Prepared for the
Conference of Presidents of Major American Jewish Organizations

by the Jerusalem Center for Public Affairs
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June 9, 2005

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In-Depth Issues:

European Poll: "Jews Have Too Much Power" (Ynet News)
    A plurality of Europeans believes Jews are not loyal to their country and that they have too much power in business and finance, a new poll released by the Anti-Defamation League (ADL) Tuesday showed.
    According to the poll, 43% believe Jews are more loyal to Israel than to their own country, with a majority of respondents in Italy, Germany, Poland, and Spain saying they believe that this statement is "probably true."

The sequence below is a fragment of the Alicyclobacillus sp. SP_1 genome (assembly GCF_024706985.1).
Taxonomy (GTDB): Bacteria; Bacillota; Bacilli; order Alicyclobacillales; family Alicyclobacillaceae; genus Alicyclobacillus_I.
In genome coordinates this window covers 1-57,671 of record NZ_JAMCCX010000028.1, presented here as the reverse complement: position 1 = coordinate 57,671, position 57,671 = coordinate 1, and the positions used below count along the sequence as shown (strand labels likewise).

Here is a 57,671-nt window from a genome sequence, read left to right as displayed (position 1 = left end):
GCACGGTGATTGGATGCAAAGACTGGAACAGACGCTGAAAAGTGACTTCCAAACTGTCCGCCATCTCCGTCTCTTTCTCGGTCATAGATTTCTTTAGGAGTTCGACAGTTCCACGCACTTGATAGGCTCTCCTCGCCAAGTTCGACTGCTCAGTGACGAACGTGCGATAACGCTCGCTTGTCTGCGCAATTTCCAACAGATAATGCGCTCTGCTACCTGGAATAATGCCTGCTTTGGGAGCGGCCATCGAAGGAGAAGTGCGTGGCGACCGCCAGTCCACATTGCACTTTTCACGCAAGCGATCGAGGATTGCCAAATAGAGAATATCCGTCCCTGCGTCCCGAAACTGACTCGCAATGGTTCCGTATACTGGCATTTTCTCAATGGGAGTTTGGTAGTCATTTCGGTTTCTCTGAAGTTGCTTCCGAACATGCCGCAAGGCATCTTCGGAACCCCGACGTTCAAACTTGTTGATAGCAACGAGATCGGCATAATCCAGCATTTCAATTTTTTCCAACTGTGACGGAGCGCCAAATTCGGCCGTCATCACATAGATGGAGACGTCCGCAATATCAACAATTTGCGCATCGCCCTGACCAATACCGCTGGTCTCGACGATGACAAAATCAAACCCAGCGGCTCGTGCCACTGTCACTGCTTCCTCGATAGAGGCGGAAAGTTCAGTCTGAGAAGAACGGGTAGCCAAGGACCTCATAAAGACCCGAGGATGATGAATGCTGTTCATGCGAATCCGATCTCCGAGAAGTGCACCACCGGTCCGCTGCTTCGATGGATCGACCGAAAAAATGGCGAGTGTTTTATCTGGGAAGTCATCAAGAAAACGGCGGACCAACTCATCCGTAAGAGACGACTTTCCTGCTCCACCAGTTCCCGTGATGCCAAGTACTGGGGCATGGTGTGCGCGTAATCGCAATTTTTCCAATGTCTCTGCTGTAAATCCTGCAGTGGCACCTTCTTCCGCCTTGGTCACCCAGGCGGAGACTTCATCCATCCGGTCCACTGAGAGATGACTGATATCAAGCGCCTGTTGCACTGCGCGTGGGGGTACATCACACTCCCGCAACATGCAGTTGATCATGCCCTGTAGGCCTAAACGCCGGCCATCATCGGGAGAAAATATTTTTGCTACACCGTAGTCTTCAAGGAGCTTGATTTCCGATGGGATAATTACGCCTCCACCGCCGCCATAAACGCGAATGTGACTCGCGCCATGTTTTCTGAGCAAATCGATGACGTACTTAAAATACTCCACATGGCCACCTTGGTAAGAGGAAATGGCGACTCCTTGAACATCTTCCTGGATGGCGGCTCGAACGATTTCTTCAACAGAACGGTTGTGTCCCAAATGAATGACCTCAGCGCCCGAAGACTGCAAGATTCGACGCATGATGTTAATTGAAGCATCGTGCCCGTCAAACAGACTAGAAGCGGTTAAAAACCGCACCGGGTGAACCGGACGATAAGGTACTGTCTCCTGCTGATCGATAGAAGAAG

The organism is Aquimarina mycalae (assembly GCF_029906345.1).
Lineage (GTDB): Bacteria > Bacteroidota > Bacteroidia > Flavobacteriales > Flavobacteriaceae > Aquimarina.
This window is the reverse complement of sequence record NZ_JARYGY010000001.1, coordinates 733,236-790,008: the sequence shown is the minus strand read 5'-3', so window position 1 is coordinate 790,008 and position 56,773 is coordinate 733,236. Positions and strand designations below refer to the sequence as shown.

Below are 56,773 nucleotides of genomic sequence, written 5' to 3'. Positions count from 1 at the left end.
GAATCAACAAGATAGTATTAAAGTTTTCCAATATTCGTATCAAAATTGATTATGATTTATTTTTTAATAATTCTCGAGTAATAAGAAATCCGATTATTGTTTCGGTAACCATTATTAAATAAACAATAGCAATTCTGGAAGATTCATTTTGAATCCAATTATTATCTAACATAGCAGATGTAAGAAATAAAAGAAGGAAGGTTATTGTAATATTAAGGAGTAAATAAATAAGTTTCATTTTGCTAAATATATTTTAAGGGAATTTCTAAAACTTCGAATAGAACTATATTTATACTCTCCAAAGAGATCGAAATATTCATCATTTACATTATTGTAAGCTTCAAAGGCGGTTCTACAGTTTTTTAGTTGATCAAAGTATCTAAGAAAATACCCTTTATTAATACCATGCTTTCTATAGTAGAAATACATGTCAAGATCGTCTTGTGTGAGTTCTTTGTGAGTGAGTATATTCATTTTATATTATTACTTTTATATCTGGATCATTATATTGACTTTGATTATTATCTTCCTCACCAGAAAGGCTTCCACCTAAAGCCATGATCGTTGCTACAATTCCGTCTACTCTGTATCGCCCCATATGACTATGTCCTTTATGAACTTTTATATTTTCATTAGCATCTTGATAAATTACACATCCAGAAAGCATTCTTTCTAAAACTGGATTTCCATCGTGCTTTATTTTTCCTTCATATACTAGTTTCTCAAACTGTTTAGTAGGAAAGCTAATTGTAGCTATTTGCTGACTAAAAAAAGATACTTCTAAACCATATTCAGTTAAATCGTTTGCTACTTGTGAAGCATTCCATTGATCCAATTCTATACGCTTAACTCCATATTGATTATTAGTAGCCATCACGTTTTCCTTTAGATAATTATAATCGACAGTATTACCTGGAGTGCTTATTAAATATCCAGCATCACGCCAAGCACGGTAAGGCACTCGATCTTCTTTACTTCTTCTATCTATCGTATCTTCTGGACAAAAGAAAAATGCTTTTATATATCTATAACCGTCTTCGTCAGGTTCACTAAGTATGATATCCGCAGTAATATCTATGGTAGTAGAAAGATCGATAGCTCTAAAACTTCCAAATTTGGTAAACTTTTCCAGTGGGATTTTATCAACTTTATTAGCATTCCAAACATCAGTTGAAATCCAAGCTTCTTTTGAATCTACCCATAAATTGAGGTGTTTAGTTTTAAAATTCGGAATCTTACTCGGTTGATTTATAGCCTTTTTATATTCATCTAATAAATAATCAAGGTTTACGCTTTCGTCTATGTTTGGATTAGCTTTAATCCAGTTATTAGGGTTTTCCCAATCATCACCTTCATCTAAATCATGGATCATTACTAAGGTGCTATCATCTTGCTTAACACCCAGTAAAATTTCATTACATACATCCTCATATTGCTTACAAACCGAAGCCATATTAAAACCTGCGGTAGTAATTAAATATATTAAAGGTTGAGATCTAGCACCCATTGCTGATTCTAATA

Nearly 30% of all respondents believe that "Jews have too much power in the business world."
    "Millions of Europeans still accept a wide range of traditional anti-Semitic stereotypes," said ADL national director Abraham H. Foxman.
    See also Attitudes Toward Jews in Twelve European Countries (Anti-Defamation League)

Israel Dismisses Koran Defilement Charges - Yaakov Katz (Jerusalem Post)
    Israel Prisons Service officials on Wednesday rejected Palestinian accusations that guards at Megiddo Prison had ripped pages of the Koran during a routine search on Tuesday.
    A Prisons Service inquiry revealed that during a search of the prison, guards flipped through a Koran and pages that did not belong to the book but had been placed inside fell out.

Palestinians Foil Rocket Attack on Israel (Xinhuanet-China)